I have now lived most of my life in places other than where I grew up. As the years go by, I feel less and less of a connection to my hometown. Downtown only has a few of the same businesses as from when I was a regular patron. Even the movie theater has a different owner, and seven more screens. There is a new mall outside of town and the old mall is gone. My high school is now the middle school and my grade school is now used for something else. Even my parents have relocated to a different neighborhood. Still, its not really all these things that make it feel so strange in my erstwhile hometown. The strangeness comes from how different I feel from the people that are still there.

I have no idea if this is normal. From a very young age I was aware of the fact that I wasn’t like most other people in my town, especially my family. I was also aware, early on, that I didn’t want to be like these people. Of course I wanted to be accepted by my family and the people I interacted with, but I wanted them to accept me on my terms. I believed that there was something better that could be found somewhere else. I couldn’t express what it was but I was certain that it existed.

My biggest fear growing up is that I would never leave my hometown. I was worried that I’d end up in a job that I hated, married to a woman that I had to settle for, raising children that I felt obligated to have. Now I didn’t escape the job issue but I did get out of my hometown and did marry the woman of my dreams and we did not have any children. The life I live now may have been unusual if I’d stayed but in New York you can be anything.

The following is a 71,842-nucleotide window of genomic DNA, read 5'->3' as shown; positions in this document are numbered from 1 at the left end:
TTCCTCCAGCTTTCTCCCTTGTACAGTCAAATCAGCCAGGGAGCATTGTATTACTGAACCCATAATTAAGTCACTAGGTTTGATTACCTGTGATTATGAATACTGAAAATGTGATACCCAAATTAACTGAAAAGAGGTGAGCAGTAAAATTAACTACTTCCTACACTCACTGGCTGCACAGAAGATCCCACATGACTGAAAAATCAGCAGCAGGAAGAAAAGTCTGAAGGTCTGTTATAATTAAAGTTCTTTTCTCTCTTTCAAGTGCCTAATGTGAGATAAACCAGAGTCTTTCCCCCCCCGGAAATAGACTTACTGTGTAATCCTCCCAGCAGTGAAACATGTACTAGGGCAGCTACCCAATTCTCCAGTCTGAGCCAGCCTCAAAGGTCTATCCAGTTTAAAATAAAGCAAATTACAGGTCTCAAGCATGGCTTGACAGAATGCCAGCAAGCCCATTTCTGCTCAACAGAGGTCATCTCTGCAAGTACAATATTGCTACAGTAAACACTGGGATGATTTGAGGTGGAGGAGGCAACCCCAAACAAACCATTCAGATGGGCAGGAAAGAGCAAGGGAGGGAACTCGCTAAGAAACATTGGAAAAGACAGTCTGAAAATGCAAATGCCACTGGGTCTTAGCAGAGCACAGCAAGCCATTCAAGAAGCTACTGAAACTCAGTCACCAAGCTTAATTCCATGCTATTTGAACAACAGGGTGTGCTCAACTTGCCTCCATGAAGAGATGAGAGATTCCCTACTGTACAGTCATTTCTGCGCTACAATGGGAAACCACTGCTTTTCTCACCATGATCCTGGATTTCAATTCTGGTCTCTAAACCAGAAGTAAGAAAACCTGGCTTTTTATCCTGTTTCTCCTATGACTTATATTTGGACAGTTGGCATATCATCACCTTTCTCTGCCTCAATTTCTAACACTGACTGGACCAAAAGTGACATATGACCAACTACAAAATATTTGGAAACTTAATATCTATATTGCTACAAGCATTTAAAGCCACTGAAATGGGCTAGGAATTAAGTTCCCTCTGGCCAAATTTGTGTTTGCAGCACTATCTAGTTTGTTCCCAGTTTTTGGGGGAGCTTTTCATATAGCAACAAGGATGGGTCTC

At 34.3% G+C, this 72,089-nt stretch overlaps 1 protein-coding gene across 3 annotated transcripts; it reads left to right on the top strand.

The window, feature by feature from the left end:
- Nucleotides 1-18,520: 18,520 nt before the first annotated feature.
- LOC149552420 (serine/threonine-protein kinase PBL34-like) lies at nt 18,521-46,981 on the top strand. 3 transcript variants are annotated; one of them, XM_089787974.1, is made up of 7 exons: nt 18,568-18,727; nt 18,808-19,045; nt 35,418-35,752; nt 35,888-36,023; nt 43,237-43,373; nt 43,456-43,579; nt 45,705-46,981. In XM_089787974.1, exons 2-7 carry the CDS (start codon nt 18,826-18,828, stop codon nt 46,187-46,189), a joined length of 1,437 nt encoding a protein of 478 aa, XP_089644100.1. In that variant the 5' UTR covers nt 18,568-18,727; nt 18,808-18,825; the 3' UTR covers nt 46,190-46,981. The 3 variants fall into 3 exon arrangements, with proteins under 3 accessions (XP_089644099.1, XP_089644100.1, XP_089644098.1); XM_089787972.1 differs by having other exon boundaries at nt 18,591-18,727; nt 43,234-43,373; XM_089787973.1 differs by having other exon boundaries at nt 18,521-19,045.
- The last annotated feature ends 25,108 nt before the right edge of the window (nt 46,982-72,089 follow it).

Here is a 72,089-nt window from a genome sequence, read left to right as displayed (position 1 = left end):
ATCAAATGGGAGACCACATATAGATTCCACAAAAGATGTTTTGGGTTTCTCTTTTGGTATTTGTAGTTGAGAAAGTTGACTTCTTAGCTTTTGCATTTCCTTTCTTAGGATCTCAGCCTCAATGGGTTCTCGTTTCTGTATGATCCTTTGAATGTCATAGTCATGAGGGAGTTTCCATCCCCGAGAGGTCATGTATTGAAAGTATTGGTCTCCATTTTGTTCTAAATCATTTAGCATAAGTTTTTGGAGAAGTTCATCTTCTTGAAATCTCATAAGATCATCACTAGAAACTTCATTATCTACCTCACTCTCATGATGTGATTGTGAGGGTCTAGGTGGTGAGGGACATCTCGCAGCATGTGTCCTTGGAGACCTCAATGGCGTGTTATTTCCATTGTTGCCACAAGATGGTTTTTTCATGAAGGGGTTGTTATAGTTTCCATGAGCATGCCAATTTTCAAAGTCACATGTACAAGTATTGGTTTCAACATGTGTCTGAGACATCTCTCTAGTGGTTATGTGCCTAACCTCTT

So I became someone that my parents didn’t understand. I became the type of person that my parents never liked. If I wasn’t their son I’m sure they wouldn’t like me. Even as their son, some days its a close thing between like and dislike. My going back home is a reminder of why I was so anxious to get away. My family is a reminder of what I never wanted to be. I’m sure my parents know how I feel and there is an uneasy detente between us, neither side wanting to say or do the wrong thing.

I go home less and less as the years pass and I’m not sure if things will ever change. Maybe I need to accept that I will never be the child that my parents want. Maybe I need to not have a chip on my shoulder about it. I decided long ago that I would no longer make decisions based on what they wanted or thought was best. But if you can’t be yourself when you go home then why bother?

Another City in Another Light

When you have a job that you don’t like, you begin each day thinking about lunch, each Monday thinking about the weekend and each week thinking about the next three-day weekend.  And during this time of year, you start thinking about when you are going to be taking your vacation. In a lot of places in corporate America, you need to pick your days for the year in January. They won’t be set in stone but it is important to identify any scheduling conflicts with co-workers as soon as possible. Who is going to have to work the day after Thanksgiving? Who is taking the days before Christmas? The days after Christmas?